STORE COMMUNITY ABOUT SUPPORT
Greenlight is being retired. For more information on how to submit games to steam, refer to this blog post.
This item has been banned because it violates the Steam Terms of Service. It is only visible to you. If you believe your item has been banned mistakenly, please contact Steam Support.
This item is incompatible with Greenlight. Please see the instructions page for reasons why this item might not work within Greenlight.
Current visibility: Hidden
This item will only be visible to you, admins, and anyone marked as a creator.
Current visibility: Friends-only
This item will only be visible in searches to you, your friends, and admins.
Claustrophobia: The Downward Struggle
Claustrophobia Development Log #1
January 3, 2014 - The Indie Forge
Well hello, and a very happy new year to you all! Welcome to the first in a "hopefully-weekly-ish" series of development posts designed to keep you up to date with Claustrophobia's redesign and recoding process. I've not quite yet decided exactly how these are going to work, so for now, expect my normal design ramblings fleshed out with a few screenshots/graphics here and there. Maybe even a video from time to time. If I miss the deadlines now and again, I apologise, but University work will have to come first. I'll be trying my best to keep everyone up to date.
So firstly, I'll summarise my current plans for Claustrophobia. The original game will remain up for everyone who wishes to play it while I work on the new version. Once I reach a stable early alpha build which I am happy to release, the new version will be made available to all previous and new purchasers as a download alongside the original game. That version will then continue to be updated until I feel happy enough to release it as the main version, at which point original Claustrophobia will take a back seat and have a much deserved rest. Possibly a nice blanket too.
Anyway, that's the plan. On to the actual development status of the new version. Over the last couple of weeks I have worked on the new graphic style (which I am rather pleased with now, and will be showing soon), rebuilt the main terrain generation from the ground up, and begun work on the code for units (player and enemies). These new systems include a number of changes from the original version, including massive improvements on how the dungeon is actually built.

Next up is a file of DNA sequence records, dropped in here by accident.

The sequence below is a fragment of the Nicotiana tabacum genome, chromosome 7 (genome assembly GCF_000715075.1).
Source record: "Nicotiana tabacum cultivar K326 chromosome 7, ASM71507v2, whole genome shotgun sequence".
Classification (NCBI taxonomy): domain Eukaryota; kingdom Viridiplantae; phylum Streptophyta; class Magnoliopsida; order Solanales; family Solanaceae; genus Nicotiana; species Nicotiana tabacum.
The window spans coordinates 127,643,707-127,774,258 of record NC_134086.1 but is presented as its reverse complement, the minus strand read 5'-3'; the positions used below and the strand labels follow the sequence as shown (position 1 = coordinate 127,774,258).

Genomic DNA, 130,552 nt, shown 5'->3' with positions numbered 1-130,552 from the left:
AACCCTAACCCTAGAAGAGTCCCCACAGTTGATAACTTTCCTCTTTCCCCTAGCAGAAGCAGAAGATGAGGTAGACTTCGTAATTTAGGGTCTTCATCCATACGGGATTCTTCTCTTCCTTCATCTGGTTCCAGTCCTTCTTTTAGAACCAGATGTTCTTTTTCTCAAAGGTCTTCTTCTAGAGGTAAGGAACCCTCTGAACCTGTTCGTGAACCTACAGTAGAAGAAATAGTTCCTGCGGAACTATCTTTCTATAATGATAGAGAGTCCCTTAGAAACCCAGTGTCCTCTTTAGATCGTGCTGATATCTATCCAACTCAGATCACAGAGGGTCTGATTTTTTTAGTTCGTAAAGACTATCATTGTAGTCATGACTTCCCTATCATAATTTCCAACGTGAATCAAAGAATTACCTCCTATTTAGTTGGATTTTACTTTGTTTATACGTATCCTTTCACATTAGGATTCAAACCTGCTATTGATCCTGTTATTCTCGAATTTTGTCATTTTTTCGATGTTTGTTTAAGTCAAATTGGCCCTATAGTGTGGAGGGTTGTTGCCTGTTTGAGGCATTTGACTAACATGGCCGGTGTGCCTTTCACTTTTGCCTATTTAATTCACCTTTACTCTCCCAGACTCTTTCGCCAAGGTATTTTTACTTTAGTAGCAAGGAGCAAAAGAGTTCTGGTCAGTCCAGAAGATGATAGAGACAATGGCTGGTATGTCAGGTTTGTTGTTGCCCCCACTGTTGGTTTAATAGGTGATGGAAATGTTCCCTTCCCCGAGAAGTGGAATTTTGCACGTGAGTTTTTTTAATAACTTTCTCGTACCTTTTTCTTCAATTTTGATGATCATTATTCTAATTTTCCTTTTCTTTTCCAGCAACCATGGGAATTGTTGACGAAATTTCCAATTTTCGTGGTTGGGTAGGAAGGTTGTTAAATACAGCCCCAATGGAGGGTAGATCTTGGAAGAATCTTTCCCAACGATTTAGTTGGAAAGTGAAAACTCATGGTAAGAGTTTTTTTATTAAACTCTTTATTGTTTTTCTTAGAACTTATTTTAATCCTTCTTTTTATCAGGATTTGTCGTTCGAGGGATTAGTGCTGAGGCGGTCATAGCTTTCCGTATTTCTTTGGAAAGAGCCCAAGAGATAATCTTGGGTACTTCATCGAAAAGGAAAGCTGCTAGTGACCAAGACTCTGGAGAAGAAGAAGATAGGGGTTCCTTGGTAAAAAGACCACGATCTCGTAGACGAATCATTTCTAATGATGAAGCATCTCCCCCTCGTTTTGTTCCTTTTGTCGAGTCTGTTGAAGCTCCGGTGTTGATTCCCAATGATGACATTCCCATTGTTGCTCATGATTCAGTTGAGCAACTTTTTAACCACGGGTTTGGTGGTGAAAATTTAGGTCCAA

The original system placed rooms randomly in the dungeon until there was no more room, and then attempted to run corridors between all of the rooms until they were all connected. Of course, this resulted in a couple of issues, firstly that every possibly space was then full of half finished corridors, and secondly that some rooms were not connected to anything at all. The new system instead works like this:
- If there is space, place a new room.
- Choose a random wall of a random room, or the end wall of a corridor.
- Attempt to build either a new room or a new corridor outwards from that wall, if there is space.
- If a new corridor was placed, continue building the corridor until either another room is dug into, or there is space to place a new room.
- Repeat from step 1 until there is not more space.
What this results in is a dungeon layout of rooms and corridors which are all logically connected: All corridors lead somewhere, and all rooms can be reached. This also allows me to lock or trap various rooms without the fear of creating unreachable content. And of course, means less backtracking, and more natural, fluid terrain to explore. I'm also currently working on different shaped rooms.
Here are some examples of the kind of dungeon layouts the new system is generating (doors are currently a brown square, I haven't finished their graphic yet):
Apologies for the resolution of the images, they're obviously too large to fit on screen to screenshot, so quite a bit of image compression has gone on. You get the idea though.
Until next Dev Log!